Upon a motion to dismiss under Federal Rule of Civil Procedure 12(b)(1), a plaintiff bears the burden of establishing standing to bring its claims. White Tail Park, Inc. v. Stroube, 413 F.3d 451, 458-59 (4th Cir. 2005). Because standing is “an indispensable part of the plaintiff's case, ” a plaintiff must support each element “in the same way as any other matter on which the plaintiff bears the burden of proof, i.e., with the manner and degree of evidence required at the successive stages of litigation.” Id. (quoting Lujan v. Defs. of Wildlife, 504 U.S. 555, 561 (1992)). At the pleading stage, “general factual allegations of injury resulting from defendant's conduct may suffice, ” which the court views in the light most favorable to Plaintiffs. Id. (quoting Lujan, 504 U.S. at 561). In deciding a motion to dismiss under Rule 12(b)(1), this court may consider evidence outside the pleadings. Id. (citing Richmond, Fredericksburg & Potomac R.R. Co. v. United States, 945 F.2d 765, 768 (4th Cir. 1991)).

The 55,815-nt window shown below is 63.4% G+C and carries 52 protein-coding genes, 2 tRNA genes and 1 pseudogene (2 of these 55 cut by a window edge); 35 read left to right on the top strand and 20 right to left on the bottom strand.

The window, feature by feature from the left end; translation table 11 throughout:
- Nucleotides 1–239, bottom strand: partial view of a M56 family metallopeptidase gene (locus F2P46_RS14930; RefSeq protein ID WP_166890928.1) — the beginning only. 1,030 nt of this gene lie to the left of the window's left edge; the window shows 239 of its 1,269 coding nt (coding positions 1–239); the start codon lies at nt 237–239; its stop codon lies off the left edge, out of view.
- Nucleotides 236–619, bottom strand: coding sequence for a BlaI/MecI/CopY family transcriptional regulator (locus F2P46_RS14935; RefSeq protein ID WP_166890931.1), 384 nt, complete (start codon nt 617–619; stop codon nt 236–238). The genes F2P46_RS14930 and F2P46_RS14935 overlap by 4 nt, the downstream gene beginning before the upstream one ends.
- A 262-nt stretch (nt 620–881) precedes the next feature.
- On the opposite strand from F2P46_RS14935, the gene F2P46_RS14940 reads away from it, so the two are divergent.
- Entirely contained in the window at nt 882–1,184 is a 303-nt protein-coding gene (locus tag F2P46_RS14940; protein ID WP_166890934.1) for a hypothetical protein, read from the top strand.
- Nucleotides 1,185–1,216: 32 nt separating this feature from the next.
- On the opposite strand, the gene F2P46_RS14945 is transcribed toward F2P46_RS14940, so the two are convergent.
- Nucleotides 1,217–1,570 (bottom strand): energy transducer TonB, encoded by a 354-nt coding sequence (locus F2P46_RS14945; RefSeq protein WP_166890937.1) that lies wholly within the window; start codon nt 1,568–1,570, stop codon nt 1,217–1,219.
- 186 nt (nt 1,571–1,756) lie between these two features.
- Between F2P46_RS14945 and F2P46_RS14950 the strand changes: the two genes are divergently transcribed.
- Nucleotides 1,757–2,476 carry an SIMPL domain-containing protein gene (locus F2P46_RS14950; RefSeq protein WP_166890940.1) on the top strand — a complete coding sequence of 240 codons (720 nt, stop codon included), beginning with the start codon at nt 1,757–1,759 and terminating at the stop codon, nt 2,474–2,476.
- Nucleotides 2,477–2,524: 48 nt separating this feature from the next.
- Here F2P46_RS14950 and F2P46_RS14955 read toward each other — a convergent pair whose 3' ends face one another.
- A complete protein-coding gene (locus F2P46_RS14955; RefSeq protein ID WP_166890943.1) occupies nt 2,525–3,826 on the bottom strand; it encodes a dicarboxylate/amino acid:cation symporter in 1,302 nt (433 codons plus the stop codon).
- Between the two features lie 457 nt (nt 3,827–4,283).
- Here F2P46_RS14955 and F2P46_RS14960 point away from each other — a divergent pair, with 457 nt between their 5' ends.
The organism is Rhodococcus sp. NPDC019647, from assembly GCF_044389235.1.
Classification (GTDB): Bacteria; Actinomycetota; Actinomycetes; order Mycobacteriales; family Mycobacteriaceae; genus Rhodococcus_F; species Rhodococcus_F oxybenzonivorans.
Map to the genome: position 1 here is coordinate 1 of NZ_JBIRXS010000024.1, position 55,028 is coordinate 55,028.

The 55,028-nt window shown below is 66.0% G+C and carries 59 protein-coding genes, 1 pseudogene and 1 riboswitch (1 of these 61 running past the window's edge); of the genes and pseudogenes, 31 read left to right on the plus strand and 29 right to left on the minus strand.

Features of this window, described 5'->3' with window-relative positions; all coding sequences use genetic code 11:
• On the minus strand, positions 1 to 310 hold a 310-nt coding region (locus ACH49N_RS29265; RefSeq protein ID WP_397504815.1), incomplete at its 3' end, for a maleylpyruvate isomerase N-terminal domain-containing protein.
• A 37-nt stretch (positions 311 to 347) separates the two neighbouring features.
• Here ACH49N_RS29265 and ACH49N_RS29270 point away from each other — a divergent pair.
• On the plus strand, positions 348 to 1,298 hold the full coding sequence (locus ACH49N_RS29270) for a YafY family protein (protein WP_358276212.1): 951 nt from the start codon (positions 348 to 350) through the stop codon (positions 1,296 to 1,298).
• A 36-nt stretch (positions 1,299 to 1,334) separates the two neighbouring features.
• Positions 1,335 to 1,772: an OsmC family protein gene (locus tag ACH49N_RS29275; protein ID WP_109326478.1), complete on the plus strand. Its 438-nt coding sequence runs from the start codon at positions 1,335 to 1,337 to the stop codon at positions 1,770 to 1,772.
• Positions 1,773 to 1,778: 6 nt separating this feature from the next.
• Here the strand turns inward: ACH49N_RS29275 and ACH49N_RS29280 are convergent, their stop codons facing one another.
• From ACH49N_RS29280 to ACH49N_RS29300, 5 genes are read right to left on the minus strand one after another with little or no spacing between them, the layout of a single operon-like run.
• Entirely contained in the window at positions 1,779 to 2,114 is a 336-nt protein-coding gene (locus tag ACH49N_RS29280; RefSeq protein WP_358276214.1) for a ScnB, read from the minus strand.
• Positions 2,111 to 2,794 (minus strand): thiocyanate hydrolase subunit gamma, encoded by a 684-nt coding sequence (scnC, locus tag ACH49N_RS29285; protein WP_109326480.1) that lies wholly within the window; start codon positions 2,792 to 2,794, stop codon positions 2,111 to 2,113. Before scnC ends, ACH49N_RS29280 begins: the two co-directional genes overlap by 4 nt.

B. Injury-in-Fact

         To satisfy Article III's case-or-controversy requirement, a plaintiff must establish that its claim meets the ...